Biden is interested in reforming FISMA, a candidate to lead CISA

President Joe Biden’s nominee says cybersecurity and the need for Congress to pursue efforts to hold federal agencies accountable for cybersecurity by considering changes to the Federal Information Security Modernization Act. He said he would lead an infrastructure security agency.

“I know there was some discussion [Federal Information Security Modernization Act] Reforms to ensure that accountability is properly structured … I think that’s a very important debate, and I look forward to working with this committee once it’s confirmed. “I will,” said Jen Easterley.

Testified on Easter in front of the Senate Department of Homeland Security and Government Affairs on Thursday With Chris Ingris, Candidate for National Cyber ​​Officer, and Robin Kanahan, Candidate for Head of General Procurement.

Legislators need to clarify agency incident reporting responsibilities, supply chain scrutiny, and technology modernization efforts in the context of rebuilding the basic law as a result of a series of breaches involving pandemics and federal agencies. I have stated.

“Most of the rapid policy work and budget allocations done by Congress, as we all did, need it because it is outdated or non-functional technical systems or similarly non-functional. I’ve witnessed the horror of not being delivered to those who do, and cybercriminals were trying to use it to steal money, “Kanahan said.

Kanahan also said the GSA should work to remove certain Chinese technologies from the federal system under Article 889 of the National Defense Authorization Act 2019.

“As the GSA’s chief buyer, I think it’s important to strengthen our supply chain to ensure compliance with Section 889,” he told Senator Josh Hawley of Missouri. “In my understanding, that’s fine, but in the end, there’s no excuse for not just getting it done. There are factors that prevent it from fully implementing it and enforcing these rules. I don’t know what it’s like right now, but if I can, I’m interested in finding out the truth about the problem as soon as possible. “

Republican Senator James Lankford said all three candidates were responsible for dealing with removal orders like peripheral companies such as Huawei in China and Kaspersky in Russia, and their approach was I asked what would happen in the future.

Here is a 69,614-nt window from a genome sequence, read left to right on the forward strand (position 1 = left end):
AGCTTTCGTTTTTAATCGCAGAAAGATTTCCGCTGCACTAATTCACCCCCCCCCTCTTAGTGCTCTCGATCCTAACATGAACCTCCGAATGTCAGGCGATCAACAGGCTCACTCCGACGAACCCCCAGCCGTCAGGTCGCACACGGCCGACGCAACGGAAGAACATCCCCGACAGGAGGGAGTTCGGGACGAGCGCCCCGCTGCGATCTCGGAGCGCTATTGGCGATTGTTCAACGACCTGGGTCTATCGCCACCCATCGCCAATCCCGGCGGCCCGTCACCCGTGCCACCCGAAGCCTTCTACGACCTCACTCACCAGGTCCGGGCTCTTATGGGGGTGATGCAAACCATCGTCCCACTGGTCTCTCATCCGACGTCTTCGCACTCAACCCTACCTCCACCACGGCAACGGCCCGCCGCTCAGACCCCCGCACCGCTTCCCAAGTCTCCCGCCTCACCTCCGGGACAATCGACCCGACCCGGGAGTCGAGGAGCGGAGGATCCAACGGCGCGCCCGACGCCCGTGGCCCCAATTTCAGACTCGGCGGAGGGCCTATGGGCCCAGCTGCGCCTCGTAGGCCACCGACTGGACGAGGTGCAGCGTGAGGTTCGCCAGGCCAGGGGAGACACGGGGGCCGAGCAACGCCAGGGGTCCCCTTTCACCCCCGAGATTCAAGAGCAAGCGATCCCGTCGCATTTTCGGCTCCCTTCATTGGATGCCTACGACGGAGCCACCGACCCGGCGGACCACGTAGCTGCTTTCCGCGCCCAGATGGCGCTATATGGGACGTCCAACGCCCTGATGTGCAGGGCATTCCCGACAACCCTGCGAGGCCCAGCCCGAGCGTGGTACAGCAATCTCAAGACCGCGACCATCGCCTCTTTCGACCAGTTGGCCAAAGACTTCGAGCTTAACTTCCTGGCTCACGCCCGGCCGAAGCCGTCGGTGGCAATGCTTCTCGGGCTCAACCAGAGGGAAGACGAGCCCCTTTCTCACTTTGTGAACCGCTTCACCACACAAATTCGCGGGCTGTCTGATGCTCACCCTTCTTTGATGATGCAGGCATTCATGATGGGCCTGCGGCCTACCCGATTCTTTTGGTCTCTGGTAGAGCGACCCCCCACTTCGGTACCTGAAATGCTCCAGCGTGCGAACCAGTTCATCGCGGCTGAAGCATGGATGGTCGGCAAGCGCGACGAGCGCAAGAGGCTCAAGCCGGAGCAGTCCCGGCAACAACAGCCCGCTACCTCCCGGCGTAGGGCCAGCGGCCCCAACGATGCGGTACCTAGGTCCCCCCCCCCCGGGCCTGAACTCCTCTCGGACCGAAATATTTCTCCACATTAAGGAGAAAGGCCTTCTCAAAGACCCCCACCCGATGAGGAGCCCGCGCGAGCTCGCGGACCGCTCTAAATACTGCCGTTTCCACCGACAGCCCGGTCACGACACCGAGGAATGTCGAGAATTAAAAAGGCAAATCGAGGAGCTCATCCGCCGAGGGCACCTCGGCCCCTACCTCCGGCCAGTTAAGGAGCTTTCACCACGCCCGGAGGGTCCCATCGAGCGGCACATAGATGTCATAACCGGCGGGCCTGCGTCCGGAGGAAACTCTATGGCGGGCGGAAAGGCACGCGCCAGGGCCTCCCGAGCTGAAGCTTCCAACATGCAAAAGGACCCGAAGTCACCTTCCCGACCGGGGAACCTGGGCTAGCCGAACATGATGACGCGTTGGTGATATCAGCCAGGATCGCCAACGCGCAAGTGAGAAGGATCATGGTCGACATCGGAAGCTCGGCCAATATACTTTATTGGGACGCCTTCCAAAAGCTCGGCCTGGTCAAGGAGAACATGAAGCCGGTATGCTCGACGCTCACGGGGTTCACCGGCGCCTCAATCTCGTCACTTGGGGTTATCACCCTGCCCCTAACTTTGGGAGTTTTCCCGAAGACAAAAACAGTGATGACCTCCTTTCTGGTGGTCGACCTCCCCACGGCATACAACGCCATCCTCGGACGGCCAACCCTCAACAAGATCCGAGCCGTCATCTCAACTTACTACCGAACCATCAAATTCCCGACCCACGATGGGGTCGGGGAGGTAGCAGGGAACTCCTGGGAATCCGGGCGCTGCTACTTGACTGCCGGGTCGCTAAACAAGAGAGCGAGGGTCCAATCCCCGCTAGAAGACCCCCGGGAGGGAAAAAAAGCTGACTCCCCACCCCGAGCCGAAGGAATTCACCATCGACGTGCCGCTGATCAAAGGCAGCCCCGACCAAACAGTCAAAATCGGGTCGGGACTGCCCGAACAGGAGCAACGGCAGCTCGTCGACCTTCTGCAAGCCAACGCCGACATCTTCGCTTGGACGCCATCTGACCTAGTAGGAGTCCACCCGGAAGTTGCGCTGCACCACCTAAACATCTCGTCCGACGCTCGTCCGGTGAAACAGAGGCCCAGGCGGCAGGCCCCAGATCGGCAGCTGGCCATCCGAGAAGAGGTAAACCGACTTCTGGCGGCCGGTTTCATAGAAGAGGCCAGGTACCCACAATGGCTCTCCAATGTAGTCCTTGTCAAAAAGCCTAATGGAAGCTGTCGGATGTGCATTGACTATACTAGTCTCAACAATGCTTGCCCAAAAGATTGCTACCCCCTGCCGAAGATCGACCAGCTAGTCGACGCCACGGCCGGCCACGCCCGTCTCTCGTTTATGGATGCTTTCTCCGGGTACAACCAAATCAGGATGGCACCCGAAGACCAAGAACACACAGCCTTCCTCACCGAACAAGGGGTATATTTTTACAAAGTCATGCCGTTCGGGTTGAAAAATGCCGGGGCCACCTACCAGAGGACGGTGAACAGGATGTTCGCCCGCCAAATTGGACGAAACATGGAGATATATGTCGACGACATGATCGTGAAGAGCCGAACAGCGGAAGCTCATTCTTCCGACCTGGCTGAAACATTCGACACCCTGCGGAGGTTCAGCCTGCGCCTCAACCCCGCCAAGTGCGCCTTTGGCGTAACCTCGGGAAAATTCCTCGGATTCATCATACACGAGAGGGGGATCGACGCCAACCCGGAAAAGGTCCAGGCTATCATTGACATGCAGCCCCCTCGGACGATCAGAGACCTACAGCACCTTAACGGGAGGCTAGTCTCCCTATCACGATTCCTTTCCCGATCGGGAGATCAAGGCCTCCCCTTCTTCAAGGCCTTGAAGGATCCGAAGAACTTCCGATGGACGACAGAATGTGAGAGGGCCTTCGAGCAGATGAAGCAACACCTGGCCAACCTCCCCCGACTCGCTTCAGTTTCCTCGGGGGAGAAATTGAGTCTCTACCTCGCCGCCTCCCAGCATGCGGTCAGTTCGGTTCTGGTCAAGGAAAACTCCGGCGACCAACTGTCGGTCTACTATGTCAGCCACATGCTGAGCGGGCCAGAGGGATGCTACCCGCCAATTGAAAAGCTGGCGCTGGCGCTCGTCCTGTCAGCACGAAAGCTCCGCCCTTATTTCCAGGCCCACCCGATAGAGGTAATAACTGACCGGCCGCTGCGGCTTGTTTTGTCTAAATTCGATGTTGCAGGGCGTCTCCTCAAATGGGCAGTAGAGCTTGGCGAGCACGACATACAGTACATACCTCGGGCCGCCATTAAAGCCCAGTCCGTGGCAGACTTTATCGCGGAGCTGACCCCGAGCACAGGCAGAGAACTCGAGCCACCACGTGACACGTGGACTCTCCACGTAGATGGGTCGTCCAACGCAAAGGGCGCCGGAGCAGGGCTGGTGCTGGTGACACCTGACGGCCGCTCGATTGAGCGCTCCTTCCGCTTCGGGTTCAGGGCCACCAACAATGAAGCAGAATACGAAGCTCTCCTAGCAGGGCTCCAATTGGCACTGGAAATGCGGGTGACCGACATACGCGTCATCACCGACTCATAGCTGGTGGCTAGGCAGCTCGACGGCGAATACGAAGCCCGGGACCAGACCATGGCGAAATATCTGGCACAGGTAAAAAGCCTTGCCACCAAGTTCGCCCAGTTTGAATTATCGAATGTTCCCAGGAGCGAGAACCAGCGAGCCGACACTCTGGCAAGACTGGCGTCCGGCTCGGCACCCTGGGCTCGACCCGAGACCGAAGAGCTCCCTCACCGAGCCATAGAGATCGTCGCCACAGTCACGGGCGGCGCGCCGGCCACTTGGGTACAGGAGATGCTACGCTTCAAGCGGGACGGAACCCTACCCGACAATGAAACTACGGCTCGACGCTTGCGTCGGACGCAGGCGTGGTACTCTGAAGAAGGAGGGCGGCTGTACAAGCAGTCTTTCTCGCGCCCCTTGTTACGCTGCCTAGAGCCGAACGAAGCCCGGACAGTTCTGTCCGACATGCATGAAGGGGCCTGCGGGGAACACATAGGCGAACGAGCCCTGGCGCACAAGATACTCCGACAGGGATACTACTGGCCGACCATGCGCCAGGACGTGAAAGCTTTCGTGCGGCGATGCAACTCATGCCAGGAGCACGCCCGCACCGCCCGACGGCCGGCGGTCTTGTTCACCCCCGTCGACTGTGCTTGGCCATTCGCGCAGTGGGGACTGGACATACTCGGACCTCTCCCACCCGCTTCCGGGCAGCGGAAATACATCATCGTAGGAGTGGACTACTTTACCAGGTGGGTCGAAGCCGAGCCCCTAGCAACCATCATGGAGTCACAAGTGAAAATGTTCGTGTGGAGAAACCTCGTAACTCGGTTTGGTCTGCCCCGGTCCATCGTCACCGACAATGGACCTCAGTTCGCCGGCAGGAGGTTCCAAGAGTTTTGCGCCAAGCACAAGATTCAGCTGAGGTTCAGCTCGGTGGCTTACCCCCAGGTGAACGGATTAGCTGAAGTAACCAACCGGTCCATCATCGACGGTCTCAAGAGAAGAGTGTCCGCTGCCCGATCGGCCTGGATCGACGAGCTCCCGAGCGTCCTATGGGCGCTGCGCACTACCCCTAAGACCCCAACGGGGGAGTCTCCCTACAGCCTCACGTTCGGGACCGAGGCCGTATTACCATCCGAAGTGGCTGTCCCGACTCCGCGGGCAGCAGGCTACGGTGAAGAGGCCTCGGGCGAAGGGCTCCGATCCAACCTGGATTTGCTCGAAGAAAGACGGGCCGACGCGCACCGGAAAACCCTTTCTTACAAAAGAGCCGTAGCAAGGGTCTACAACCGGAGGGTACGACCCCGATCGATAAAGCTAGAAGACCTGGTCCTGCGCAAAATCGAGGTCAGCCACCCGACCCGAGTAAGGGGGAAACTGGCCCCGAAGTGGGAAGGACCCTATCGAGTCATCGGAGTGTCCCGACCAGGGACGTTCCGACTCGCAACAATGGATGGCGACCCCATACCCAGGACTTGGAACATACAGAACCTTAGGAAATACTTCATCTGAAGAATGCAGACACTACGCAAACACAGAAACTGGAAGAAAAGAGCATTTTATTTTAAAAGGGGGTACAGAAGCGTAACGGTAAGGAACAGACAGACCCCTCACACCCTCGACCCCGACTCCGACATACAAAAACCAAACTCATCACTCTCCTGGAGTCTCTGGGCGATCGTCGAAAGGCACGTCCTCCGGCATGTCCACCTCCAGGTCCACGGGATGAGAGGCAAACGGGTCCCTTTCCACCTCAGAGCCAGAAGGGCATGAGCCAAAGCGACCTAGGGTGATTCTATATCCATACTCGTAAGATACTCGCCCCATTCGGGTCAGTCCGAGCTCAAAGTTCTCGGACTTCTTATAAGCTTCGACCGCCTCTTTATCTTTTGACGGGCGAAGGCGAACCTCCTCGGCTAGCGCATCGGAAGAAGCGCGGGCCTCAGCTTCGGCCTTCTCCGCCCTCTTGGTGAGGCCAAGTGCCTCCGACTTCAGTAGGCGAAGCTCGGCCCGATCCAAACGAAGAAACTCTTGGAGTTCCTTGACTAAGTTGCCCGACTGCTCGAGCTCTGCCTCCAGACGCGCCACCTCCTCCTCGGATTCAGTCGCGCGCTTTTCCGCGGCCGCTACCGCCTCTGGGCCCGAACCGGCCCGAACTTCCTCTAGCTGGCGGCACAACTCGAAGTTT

Kanahan said he would consider automation as a way to better monitor the supply chain. At Easter, he referred to CISA’s position on the Federal Procurement Security Council, an inter-agency group capable of recommending such removal orders, with the agency and the Public-Private Information and Communication Technology Supply Chain Risk Management Task Force. He said he was looking forward to working with him. Within the CISA. Ingris said that having access to the National Security Council from within the White House would put National Cyber ​​Officers in a position to advise on legal issues that could result from such exclusion orders. Stated.

Senators also asked candidates to explain how they would impact the government’s cybersecurity talent shortage.

Kanahan said the government can benefit from understanding the attractiveness of positions that enable remote work and looks forward to hearing from the GSA Task Force about the future of work.

Easter emphasized the importance of organizational culture. “We need to build a culture of excellence that emphasizes inclusion, innovation, collaboration, empowerment and ownership so that people get up in the morning, love their work, enjoy their teammates and work for whom. I like it, “she said. “This is the way to attract and retain the best talent.” She also pointed out that she needs to leverage a diverse pipeline for talent.

Ingris agreed. “I think we need to rethink what the basic qualifications are for taking one of these jobs. Not all jobs require a bachelor of science in computer science,” he said. Told. “Many of them need good critical thinkers, people with good work ethics. To get them into these jobs so that they can make positive changes quickly. You need to open the door. “

Inglis advocates planting seeds for viable cybersecurity jobs as part of the kindergarten to grade 12 education system and supports an early start.

“We found that the pipeline wasn’t generating enough, both in terms of diversity and in literal numbers,” he said. “We need to get these pipelines to work.” Biden is interested in reforming FISMA, a candidate to lead CISA

Back to top button